The moral conscience is learned or trainable and develops over time. It is learned by studying the Word of God. Teach first the behavior, then the moral behind it.

I have hidden your word in my heart that I might not sin against you. Ps 119:11 - NIV

Accept instruction from his mouth and lay up his words in your heart. Job 22:22- NIV

When your words came, I ate them; they were my joy and my heart’s delight, for I bear your name, O LORD God Almighty. Jer 15:16 - NIV

We learn morals as children from what we see our parents do, from what they say, and from the rest of the world around us. It is quite common and easy to wrongly train a child. It is imperative to be who we know God wants us to be and to teach our children from scripture what is right and moral. Ezzo divides the discussion of moral conscience into 4 parts: the moral warehouse, the 4 activities of the conscience, the moral search, and positive and prohibitive training.

  • The moral warehouse simply refers to how our morals are stored—packed away in our brains (not our hearts) to be used at a later time, when needed. This portion is learned initially from the parents (as in Deut). We will refer back to morals that we have learned when we need to make a moral decision.

  • 4 “activities”: two are negative, 2 positive; 2 are before action, 2 after. Simply put, 2 negative sides of the conscience are “warning”, before an action, and “guilt”, after failure to act morally. (I feel there is way too little guilt in our society today; it has a very useful purpose.) 2 positive activities are “prompting” to act morally, and “confirmation” of having done so.

  • The search mechanism is simply that when we are confronted by a moral decision, we must search our conscience to find which principles fit the situation in order to act accordingly. If we do not have the proper, Godly principles in our mind/conscience, we cannot make right choices.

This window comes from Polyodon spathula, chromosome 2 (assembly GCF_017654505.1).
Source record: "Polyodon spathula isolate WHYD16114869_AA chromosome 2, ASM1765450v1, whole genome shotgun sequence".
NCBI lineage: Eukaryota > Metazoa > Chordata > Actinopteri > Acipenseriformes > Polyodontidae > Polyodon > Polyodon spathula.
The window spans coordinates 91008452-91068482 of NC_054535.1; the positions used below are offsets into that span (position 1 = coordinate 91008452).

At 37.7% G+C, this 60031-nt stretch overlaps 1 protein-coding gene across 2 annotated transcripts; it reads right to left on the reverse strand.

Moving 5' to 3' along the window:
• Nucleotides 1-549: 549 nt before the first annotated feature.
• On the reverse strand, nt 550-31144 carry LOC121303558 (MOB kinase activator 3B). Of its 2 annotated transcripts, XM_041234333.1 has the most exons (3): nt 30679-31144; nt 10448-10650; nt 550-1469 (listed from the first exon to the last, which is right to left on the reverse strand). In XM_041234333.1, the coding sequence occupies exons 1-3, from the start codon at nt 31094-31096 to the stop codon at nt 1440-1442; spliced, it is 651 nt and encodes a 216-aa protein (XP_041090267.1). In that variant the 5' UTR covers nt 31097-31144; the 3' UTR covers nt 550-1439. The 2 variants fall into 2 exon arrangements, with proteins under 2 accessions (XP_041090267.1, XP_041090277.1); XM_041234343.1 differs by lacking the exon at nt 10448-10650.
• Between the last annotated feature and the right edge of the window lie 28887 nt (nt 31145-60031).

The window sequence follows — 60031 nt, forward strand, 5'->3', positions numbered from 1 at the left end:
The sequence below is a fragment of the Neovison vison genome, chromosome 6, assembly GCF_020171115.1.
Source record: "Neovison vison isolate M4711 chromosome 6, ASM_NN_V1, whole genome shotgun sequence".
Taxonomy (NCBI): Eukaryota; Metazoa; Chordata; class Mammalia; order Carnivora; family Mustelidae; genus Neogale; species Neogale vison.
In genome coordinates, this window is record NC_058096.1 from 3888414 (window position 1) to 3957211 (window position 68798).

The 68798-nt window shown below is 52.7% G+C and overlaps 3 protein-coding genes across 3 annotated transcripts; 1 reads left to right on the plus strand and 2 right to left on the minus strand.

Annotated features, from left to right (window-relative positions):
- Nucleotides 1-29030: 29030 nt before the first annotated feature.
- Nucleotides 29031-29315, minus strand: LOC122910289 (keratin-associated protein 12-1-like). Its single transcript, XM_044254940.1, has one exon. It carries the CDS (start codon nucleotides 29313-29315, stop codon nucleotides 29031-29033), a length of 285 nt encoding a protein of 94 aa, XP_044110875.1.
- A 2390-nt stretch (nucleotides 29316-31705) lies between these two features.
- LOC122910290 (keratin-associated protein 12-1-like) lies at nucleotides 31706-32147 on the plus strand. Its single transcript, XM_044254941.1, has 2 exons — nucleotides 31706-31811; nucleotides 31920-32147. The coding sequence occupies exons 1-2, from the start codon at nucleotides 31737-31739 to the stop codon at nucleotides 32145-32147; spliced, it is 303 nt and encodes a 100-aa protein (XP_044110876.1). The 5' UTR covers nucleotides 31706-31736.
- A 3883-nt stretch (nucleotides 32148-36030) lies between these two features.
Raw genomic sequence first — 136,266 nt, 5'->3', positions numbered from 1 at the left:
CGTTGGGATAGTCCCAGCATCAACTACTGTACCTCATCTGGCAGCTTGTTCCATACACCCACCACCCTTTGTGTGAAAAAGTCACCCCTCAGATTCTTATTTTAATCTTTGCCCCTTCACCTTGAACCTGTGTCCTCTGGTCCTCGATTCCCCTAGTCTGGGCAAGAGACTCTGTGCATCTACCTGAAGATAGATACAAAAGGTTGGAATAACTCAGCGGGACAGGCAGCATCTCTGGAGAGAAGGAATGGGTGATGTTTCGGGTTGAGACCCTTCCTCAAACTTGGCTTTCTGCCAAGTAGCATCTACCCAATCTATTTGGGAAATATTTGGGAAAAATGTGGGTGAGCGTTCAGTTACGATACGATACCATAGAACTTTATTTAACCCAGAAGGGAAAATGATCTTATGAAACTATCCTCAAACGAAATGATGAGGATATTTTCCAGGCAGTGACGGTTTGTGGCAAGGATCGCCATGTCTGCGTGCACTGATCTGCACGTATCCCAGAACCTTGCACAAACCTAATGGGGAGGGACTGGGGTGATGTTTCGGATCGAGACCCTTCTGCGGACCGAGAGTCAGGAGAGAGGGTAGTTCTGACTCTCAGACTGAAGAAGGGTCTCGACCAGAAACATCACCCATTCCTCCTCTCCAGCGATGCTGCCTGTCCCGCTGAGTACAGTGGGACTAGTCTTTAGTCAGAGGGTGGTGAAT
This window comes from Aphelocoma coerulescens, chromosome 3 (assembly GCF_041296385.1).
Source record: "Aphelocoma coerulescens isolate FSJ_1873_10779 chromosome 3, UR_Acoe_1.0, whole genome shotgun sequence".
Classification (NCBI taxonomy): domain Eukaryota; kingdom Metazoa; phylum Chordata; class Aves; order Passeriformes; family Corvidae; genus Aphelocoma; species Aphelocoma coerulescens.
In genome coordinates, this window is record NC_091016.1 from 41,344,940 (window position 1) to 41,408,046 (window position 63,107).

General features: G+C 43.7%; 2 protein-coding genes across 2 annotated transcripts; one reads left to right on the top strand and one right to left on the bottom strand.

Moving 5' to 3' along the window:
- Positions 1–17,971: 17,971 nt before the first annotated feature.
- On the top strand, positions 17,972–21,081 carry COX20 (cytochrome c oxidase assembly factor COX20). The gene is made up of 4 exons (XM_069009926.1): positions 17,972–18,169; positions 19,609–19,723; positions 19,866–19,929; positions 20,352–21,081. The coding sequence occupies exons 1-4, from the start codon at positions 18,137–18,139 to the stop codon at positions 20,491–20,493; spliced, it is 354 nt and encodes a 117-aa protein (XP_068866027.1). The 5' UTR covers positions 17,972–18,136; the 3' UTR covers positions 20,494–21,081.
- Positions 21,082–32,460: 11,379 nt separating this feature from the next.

• Training the conscience: prohibitive and positive. Prohibitive training focuses on the “do not’s” and is used first. Positive must follow this, giving reasons why we have the morals and beliefs that we do. Without positive training, life becomes a series of “don’ts”, and children grow up with rules they don’t understand. Ezzo suggests beginning teaching children at age 3-4 using positive techniques; we think it never hurts to begin essentially as soon as they understand speech. (It may only waste some breath!) Prohibitive only leads to manipulation of the child, making him fear losing the love of the parent, feeling guilt, fearing punishment, and rejection. Teaching them the why helps them to know God and understand the real reason why we behave the way we do.

    “Labor to keep alive in your breast that little spark of celestial fire, called conscience.” --- George Washington

    “Never do anything against conscience, even if the state demands it.” --- A. Einstein

    “Clear conscience never fears midnight knocking.” --- Chinese Proverb


  1. Can you tell us about an experience when you tried to show love to someone in your love language (or vice-versa) and they did not appreciate it?
  2. What characteristics of a person enable you to trust them? Do you incorporate these into your parenting?
  3. Is your family a safe place to try and fail? Where others know and care about you and your hopes & dreams?
  4. What are some specific ways you can encourage your child in their current situation?
  5. Can you remember a time when your parent hurt you by a harsh answer? How can you prevent yourself from doing this?
  6. Can you think of some ways your parents used negative and positive training?


Find out your, your spouse’s, and your children’s love language this week, and try loving them in that fashion. Have fun with it! Tell us your results. Write the languages down where you can save them and refer to them later.

“You don’t really understand human nature unless you know why a child on a merry-go-round will wave at his parents every time around - and why his parents will always wave back.” --- William D. Tammeus